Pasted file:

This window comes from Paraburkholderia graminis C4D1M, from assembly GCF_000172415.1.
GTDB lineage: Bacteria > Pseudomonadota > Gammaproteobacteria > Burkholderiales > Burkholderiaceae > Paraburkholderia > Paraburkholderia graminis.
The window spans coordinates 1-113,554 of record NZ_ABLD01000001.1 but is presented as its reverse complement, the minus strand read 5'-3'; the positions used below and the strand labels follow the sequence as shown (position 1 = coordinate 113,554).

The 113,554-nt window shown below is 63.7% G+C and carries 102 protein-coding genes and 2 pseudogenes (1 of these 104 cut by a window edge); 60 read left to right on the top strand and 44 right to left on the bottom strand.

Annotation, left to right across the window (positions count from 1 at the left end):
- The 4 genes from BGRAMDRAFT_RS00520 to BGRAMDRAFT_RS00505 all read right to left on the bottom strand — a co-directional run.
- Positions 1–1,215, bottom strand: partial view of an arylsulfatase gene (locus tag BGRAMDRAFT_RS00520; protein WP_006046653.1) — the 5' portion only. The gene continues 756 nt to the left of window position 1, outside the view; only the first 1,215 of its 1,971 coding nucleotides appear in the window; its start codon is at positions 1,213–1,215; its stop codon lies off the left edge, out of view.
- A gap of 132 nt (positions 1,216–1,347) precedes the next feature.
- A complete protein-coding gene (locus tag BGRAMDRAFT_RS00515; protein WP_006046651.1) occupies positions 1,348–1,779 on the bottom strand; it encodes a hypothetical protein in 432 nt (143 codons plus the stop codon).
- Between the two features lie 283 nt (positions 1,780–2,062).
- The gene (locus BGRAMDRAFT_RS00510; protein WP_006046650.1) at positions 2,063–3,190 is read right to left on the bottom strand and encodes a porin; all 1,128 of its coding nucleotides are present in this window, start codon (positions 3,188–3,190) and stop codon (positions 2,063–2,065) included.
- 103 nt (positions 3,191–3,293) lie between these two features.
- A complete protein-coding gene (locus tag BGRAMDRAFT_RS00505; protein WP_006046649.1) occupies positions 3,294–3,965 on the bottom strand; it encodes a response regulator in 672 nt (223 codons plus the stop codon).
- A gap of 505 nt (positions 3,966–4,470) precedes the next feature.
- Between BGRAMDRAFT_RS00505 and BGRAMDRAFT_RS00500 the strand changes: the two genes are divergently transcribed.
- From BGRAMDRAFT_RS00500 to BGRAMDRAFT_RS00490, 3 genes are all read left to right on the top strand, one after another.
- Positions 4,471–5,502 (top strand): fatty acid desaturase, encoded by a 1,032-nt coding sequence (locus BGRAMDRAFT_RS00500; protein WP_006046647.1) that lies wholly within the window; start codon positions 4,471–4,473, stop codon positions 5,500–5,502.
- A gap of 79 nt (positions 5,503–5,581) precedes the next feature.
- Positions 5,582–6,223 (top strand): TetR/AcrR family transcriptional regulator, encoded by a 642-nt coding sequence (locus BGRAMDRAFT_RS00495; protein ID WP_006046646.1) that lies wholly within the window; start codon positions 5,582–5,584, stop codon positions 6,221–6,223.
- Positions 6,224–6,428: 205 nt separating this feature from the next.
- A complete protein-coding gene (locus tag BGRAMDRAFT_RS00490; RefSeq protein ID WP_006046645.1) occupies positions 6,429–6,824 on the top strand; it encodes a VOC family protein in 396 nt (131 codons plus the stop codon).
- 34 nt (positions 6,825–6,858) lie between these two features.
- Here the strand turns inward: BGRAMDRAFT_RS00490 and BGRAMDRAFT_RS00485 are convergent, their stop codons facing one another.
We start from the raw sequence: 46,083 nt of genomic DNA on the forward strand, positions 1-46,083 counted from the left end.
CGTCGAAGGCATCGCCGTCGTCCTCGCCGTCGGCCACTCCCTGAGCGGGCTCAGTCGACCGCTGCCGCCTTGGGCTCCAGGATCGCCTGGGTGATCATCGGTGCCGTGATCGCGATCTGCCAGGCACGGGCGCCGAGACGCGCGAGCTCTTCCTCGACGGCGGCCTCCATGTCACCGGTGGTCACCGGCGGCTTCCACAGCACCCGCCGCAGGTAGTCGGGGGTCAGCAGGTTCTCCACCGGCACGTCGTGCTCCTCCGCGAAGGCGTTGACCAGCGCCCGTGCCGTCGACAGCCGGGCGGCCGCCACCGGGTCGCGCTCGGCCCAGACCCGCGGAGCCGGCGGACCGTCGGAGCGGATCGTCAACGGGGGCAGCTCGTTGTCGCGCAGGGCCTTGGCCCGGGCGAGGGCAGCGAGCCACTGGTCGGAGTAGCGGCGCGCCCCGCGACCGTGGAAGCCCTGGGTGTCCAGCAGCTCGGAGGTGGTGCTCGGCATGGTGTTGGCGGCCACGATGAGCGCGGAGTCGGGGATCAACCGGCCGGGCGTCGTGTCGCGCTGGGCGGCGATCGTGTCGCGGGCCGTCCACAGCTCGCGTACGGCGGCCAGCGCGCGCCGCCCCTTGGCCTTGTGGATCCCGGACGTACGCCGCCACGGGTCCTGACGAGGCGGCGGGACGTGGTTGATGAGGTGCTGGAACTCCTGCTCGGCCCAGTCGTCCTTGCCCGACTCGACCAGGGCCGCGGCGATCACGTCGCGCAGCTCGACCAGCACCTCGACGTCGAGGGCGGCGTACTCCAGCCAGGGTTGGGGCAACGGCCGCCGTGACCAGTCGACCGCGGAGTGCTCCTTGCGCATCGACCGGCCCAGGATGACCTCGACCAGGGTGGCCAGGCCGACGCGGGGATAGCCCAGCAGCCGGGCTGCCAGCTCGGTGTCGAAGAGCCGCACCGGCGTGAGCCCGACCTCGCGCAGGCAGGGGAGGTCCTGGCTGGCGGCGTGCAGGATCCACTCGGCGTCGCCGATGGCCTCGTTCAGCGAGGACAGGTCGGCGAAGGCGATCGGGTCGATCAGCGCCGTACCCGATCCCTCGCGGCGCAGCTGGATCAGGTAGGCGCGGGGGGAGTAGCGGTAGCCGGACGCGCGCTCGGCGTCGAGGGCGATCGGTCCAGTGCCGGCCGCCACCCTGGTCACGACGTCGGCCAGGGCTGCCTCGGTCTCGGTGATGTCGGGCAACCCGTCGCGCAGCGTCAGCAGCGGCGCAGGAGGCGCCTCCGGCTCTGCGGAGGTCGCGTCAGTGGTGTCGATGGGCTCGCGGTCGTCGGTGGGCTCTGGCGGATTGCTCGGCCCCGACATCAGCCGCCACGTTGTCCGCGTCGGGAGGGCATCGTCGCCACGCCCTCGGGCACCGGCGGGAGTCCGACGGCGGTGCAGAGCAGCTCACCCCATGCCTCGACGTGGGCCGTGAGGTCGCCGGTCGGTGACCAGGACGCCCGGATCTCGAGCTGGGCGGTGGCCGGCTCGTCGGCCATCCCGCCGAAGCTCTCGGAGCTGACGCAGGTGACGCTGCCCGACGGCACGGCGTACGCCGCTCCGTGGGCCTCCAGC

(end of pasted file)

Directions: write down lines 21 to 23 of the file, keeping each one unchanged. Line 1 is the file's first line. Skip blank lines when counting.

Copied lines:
- A complete protein-coding gene (locus tag BGRAMDRAFT_RS00490; RefSeq protein ID WP_006046645.1) occupies positions 6,429–6,824 on the top strand; it encodes a VOC family protein in 396 nt (131 codons plus the stop codon).
- 34 nt (positions 6,825–6,858) lie between these two features.
- Here the strand turns inward: BGRAMDRAFT_RS00490 and BGRAMDRAFT_RS00485 are convergent, their stop codons facing one another.